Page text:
Interesting Vascular Trainees in Venous Disease Treatment (Podcast Ep. 10)

Interesting Vascular Trainees in Venous Disease Treatment (Podcast Ep. 10)

Welcome to the VEIN Magazine podcast with Dr. Steve Elias, where vein specialists sit around, having drinks and talking.

In this episode, Steve is joined by Drs. Ellen Dillavou and Patrick Muck to discuss how to get vascular trainees interested in venous disease treatment.

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Episode Summary

Getting vascular and interventional radiology fellows and residents excited about vein disease is hard, especially when the bulk of their training focuses on arterial care.

Yet, when the residency or fellowship is over and they enter their careers, they are likely to find that up to 80 percent of their patients need treatment for chronic venous insufficiency-related conditions like varicose veins.

That's when the calls come. About 2-6 weeks after graduation, Ellen, a vascular surgeon and program director at Duke University Health System, says the former trainees aren't calling their program directors about endovascular aortic repair, they're phoning about how to effectively treat varicose veins.

Patrick, a vascular surgeon and program director at Good Samaritan Hospital, goes further, saying correspondences can be more targeted, with those wondering how to manage perforators, venous ulcers, deep vein thrombosis, and zoned reflux.

“Those are everyday problems and everyday scenarios,” he said that many of them aren't prepared for. Noting his own career, "I see way more venous patients than I do AAA (abdominal aortic aneurysm) and chronic limb ischemia."

Enriching trainee education on vein disease, they both agreed, equips them to handle such cases and, should they choose to make vein care their specialty, there is a "land of opportunity."

In the world, right now, there are 26 iterations of thrombectomy devices on the market. “That’s a whole big area that needs research and flushing out,” he said unequivocally. “The opportunity for research in the venous world is incredible.”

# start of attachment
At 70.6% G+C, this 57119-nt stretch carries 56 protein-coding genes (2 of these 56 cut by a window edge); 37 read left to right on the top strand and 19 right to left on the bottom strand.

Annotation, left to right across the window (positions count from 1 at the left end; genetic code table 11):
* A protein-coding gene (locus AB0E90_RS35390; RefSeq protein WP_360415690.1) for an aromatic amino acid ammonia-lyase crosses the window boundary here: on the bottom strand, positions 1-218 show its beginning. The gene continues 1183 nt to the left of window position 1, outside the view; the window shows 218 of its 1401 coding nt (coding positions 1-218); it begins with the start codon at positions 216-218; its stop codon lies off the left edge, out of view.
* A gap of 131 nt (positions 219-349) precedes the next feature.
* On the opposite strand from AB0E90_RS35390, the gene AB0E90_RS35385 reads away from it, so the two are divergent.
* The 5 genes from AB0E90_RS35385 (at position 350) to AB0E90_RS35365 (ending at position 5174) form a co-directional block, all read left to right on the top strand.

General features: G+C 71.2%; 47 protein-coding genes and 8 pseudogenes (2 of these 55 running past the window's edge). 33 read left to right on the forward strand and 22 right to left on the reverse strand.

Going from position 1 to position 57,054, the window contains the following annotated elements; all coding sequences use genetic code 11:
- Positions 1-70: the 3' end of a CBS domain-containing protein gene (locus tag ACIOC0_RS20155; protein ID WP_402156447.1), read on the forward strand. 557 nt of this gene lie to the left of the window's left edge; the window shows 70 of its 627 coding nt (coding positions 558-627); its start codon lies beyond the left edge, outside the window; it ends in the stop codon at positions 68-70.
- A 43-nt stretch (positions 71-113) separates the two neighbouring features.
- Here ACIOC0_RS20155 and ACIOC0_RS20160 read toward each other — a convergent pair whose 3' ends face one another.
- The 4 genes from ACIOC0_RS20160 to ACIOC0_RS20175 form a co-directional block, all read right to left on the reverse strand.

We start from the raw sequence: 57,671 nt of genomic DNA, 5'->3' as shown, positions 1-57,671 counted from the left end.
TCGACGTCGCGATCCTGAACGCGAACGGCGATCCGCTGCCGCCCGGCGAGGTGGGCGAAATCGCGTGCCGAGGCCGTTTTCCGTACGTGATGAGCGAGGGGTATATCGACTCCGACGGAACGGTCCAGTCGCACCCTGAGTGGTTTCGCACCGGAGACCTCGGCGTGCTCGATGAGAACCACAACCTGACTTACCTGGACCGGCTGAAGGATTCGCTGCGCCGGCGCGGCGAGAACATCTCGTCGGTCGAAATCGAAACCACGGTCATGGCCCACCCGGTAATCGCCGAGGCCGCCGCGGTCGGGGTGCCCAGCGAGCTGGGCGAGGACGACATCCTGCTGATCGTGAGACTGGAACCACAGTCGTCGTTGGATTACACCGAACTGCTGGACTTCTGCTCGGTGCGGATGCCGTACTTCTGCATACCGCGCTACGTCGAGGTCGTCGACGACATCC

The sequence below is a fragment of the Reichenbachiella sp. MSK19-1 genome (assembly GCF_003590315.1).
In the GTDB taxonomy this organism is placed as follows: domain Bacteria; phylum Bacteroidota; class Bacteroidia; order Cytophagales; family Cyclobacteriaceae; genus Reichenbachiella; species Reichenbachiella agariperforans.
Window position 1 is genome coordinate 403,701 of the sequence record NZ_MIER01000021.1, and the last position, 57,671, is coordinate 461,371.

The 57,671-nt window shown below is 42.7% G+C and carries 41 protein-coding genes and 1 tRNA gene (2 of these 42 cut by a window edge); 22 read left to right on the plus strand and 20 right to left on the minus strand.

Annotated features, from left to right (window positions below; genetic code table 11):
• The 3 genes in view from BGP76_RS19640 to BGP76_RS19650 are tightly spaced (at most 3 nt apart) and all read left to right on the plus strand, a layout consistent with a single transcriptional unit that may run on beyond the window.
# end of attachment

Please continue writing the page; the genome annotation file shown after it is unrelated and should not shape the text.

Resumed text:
Ellen agreed, stating that getting research published on venous disease is far easier than with aortic disease and that those studies are enhanced by the sheer number of patients who are accessible. They'll also have greater access to new and upcoming technologies and be able to build relationships with patients, all while having a life of their own.

With more than 50 percent of vascular trainees being women, she said, many will want to start families and need flexibility. “Venous work is a great way to build some flexibility into your schedule. There’s more control over your life as a vascular surgeon.”

The question then becomes how to get program directors and the ADPVS to make venous care an integral part of their training.

The trio thinks venous societies, program directors, and the residents themselves can be the boost this effort needs. An on-the-spot thought from Patrick left him thinking that surveys could be one solution.

Current residents and recent graduates can use the forms to document the types of conditions their clientele regularly present with. Patrick believes the surveys will reflect his and other vascular surgeons experiences. Those findings can be presented to venous societies, program directors, and the APDVS to build a case for making venous care a bigger component of training.

Thank you for joining us. We'd love to hear your thoughts on this episode of the VEIN Podcast. Leave a comment below and subscribe to the VEIN Magazine podcast on iTunes, or wherever you get your podcasts.